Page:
New Student Experiments Reach ISS on SpaceX CRS-14

BY: Julia Sable
Date Added: April 13th, 2018
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For the SpaceX CRS-14 mission, a Dragon capsule launched on April 2 and berthed with the International Space Station on April 4. The capsule carried 5,836 pounds (2,647 kilograms) of food, experiments and hardware, including 31 experiments designed by middle and high school students!

Launching your own experiment to the ISS is easier than you might think! Space Station Explorers has several programs that send students’ science to space, including DreamUp, Genes in Space, Go For Launch!, Guardians of the Galaxy Space Station Challenge, National Design Challenge, Quest for Space, the Space Crystal Prize, the Student Spaceflight Experiments Program (SSEP), and the Zero Robotics competition.

Enjoy this recap of the launch day, as experienced by the student researchers.

1.  April 2, 2018 was a beautiful Florida day with clear skies and gentle winds—a great day for a rocket launch!

2.  The Visitor Complex was calm in the morning, but traffic quickly intensified as thousands of visitors arrived to view the launch.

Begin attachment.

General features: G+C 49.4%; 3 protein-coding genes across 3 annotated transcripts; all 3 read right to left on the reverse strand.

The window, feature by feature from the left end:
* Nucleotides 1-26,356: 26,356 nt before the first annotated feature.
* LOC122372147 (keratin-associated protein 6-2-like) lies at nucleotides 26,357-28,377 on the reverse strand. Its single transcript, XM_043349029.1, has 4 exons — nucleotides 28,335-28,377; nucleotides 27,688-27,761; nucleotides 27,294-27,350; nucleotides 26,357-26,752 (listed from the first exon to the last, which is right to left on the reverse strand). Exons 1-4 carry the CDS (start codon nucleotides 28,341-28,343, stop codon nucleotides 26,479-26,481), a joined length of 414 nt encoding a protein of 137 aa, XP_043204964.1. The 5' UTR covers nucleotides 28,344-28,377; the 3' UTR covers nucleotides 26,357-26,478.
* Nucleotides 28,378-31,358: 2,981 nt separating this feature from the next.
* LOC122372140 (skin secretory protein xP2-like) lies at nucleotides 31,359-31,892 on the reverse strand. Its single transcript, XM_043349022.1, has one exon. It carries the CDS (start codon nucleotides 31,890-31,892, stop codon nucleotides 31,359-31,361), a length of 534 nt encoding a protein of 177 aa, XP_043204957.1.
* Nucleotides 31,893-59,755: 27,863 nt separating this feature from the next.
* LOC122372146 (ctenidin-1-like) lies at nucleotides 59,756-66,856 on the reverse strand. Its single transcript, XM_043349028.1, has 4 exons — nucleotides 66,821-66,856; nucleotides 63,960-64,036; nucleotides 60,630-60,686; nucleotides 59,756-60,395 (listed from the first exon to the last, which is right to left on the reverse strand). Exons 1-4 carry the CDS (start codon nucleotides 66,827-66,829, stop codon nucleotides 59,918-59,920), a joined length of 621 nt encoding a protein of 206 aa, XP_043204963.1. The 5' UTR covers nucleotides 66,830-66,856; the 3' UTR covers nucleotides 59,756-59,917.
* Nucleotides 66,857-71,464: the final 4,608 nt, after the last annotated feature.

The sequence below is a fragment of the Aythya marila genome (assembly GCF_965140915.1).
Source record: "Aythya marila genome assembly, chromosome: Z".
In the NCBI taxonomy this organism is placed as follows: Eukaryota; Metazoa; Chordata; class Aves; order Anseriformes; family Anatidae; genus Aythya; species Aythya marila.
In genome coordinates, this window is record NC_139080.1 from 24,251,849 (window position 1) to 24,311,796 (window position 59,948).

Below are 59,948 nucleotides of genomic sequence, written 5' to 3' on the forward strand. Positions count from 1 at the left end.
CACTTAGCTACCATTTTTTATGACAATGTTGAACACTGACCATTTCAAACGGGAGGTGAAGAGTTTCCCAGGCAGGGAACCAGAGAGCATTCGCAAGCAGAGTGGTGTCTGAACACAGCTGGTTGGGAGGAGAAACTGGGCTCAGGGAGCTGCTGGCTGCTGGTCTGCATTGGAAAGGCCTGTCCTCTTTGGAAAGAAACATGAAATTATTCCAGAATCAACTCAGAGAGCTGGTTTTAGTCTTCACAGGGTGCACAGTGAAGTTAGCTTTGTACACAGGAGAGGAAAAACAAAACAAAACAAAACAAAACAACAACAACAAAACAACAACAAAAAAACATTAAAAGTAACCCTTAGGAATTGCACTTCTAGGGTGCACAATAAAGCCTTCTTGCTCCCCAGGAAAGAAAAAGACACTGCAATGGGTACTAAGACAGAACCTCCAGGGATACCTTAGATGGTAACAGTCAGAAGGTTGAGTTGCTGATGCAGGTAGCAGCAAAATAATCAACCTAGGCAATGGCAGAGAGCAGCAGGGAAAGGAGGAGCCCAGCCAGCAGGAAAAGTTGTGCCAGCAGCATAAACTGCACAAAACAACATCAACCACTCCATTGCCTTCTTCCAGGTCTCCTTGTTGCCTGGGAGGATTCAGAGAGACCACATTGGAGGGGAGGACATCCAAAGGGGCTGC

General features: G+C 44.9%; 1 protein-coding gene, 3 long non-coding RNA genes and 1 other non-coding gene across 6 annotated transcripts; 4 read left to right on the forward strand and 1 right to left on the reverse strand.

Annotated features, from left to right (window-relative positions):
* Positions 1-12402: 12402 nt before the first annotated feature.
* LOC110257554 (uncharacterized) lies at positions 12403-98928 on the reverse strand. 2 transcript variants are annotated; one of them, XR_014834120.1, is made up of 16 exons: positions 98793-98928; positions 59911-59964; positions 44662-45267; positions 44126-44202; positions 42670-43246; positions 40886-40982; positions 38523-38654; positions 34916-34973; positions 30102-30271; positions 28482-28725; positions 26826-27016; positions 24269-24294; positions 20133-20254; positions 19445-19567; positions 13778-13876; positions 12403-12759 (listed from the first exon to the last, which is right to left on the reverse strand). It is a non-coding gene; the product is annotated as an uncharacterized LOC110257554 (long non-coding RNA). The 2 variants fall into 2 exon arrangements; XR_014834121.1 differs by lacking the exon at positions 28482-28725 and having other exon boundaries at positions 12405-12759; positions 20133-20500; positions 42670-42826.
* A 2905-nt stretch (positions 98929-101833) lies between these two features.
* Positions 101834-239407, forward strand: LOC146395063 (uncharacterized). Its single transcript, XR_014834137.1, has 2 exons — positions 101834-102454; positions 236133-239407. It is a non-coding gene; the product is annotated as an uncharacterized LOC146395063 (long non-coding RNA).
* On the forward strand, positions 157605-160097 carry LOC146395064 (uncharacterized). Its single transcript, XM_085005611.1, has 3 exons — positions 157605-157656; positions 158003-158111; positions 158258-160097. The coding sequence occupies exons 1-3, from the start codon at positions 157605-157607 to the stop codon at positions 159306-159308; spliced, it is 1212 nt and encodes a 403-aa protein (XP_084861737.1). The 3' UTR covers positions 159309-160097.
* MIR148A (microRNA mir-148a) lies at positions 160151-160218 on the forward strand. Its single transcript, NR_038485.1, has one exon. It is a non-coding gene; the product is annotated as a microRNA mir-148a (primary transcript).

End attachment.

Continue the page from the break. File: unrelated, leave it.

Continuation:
3.  Student teams presented their projects to the public on a stage surrounded by Journey to Mars exhibits. This team from Kentucky is made up of the top-scoring students from multiple schools that participated in the Go for Launch! program.

4.  Jaylene Baltazar and Mihir Kasmalkar from Valley Christian High School were excited to present their experiments on plant germination and growth in microgravity, made possible through their school’s partnership with Quest Institute.

5.  Four student teams did stage presentations: a multi-school team from Kentucky (left four) that participated in the Go For Launch! program; the winners of the Space Crystal Prize (three with matching T-shirts); and two students from Valley Christian High School, Mihir Kasmalkar (center) and Jaylene Baltazar (right).